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Friends Versus Business: Do You Need a Conveyancer for a Private Property Sale?

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The process of property buying and selling necessitates considerable legal work. This is where the need for licensed professional conveyancers comes in, especially when the people at the other end of the deal are people you don’t know.

What happens, however, when you are dealing with people you know?

When you’re selling to friends and family, hiring a conveyancer may feel unnecessary. After all, you’re transacting with people you know and trust, and it will potentially save time and money if you skip this step and do your own conveyancing.

You know the old saying, though; never mix business with pleasure. As conveyancers, we’ve seen plenty of transactions fall apart over the years and in many cases, the problems arise when emotions are in the mix.

Here, we outline some common considerations that you still need to keep in mind – even when your buyers or sellers are your loved ones:

  1. You still need to meet all your legal obligations.
  2. Conveyancing, which can be a complex process, is guided by the laws of your state or territory. “You still need a conveyancer to prepare the contract of sale, a statutory disclosure statement (often referred to as ‘Form 1’) and the other documentation required by law for the sale to proceed,” explains the SA branch of the Australian Institute of Conveyancers (AIC). Managing this process on your own could see you overlook or skip essential steps in the process, which could result in delays or added expenses.

  3. You need someone to help you remain impartial.
  4. When we’re dealing with people we know, we can sometimes be hesitant to act as forcefully as we normally would with an unknown third party. A conveyancer helps add some impartiality back into the deal, to ensure you don’t unwittingly agree to unfair terms or conditions, and gives you a legal grounding to fall back on if you wish to negotiate with the other party.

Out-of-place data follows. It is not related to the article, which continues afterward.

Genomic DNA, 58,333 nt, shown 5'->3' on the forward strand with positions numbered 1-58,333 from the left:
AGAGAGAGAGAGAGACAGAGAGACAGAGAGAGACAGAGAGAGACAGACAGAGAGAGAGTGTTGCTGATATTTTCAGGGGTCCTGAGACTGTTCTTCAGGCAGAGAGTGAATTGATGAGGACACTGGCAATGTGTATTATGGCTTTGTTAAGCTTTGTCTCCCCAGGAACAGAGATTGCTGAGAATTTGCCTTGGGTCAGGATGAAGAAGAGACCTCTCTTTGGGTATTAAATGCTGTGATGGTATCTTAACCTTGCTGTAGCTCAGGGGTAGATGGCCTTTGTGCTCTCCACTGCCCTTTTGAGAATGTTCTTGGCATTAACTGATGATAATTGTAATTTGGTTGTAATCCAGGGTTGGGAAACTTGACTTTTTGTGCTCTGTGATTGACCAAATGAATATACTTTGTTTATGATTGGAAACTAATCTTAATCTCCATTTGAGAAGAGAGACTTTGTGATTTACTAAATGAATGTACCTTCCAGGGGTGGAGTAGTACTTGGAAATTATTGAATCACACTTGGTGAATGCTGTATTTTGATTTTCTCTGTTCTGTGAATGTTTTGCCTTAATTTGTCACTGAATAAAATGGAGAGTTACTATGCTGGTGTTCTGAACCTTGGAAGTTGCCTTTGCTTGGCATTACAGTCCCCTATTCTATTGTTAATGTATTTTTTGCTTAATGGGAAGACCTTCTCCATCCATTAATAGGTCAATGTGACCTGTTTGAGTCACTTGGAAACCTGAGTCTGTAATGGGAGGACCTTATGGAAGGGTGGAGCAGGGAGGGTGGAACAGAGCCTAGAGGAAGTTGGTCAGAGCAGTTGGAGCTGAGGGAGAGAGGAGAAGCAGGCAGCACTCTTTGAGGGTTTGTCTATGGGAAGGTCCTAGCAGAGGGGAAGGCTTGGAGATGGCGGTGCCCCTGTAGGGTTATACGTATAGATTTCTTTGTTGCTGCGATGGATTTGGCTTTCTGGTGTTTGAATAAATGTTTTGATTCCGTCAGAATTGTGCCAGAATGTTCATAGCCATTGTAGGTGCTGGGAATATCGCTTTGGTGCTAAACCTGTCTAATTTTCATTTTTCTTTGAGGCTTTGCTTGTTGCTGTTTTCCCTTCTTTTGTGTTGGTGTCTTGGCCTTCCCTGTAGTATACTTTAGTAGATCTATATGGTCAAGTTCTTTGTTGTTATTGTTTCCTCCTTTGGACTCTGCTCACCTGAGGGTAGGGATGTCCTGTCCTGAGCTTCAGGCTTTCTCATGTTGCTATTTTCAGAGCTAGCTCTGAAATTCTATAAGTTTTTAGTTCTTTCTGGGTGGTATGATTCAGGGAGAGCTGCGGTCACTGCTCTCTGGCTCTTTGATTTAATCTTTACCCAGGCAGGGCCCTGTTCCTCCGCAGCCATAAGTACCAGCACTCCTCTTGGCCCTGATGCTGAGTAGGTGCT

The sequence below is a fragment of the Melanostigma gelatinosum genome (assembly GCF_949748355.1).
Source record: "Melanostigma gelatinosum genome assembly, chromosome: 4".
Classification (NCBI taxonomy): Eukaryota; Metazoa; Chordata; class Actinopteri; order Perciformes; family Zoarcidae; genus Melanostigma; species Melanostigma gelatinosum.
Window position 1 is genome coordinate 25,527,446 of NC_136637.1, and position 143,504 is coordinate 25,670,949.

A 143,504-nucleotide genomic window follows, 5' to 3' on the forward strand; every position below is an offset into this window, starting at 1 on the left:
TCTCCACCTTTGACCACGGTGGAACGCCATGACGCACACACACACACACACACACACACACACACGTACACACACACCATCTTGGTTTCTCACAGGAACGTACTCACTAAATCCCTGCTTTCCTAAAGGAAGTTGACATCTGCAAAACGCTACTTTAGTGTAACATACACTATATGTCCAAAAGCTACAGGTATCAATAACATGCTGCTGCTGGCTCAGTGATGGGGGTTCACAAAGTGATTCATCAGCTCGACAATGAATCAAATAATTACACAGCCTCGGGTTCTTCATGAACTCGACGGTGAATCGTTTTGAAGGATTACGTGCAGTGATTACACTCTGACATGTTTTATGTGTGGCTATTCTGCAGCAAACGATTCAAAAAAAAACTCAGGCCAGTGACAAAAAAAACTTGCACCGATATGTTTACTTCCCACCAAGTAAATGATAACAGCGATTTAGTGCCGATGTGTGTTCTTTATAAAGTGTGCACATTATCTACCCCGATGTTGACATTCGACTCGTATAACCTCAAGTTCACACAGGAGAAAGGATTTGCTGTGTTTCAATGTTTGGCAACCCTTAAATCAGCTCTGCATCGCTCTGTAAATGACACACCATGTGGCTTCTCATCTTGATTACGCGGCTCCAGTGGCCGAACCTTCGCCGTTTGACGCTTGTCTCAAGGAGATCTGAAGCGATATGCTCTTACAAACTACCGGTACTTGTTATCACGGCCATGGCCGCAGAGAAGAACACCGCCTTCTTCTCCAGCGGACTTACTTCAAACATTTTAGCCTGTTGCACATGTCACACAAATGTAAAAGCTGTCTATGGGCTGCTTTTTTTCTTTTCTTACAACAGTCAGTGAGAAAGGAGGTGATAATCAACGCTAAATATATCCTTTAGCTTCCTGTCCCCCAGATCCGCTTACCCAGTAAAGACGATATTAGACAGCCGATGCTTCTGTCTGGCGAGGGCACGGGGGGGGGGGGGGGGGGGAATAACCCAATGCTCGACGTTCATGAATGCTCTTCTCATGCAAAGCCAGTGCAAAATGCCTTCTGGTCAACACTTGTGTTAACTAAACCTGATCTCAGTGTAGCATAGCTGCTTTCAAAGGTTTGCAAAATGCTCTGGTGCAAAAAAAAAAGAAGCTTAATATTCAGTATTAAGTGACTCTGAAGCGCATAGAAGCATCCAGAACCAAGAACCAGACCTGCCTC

5. You need a check-and-balance.
  6. A conveyancer can play the highly important role of objectively checking through title transfer agreements made between yourself and your buyer, protecting your best interests in the process.

  7. You need someone to help you see the selling process to the end.
  8. A property transaction, especially one that involves your home, doesn’t just end with a turnover of keys. You have to liaise with the bank regarding your mortgage, inform the government of a change to ownership in the property and calculate the necessary adjustments. A conveyancer can help you care of these details, and offer guidance and support on any areas you’re unsure of.

To save money, you and your friend or family member may consider hiring one conveyancer to act on behalf of both of you. There are some serious risks here – for instance, a conflict of interest is quite possible, since the conveyancer will have to juggle the best interests of two competing parties.

As a result, very few conveyancers are willing to agree to such arrangements, and those who do require the parties to sign release forms freeing the conveyancer of any liability.

Our recommendation? When it comes to mixing business with pleasure, do your best to keep the process as independent, straightforward and stress-free as possible. For the sake of a relatively small fee, you can engage a legal professional to act on your behalf and ensure your best interests are prioritised, every step of the way.

At Think Conveyancing, we’re always happy to help you with any aspect of your conveyancing requirements. For more information on what we do and how we could help you, please contact our friendly team on 1300 932 738. You can also contact us online here.

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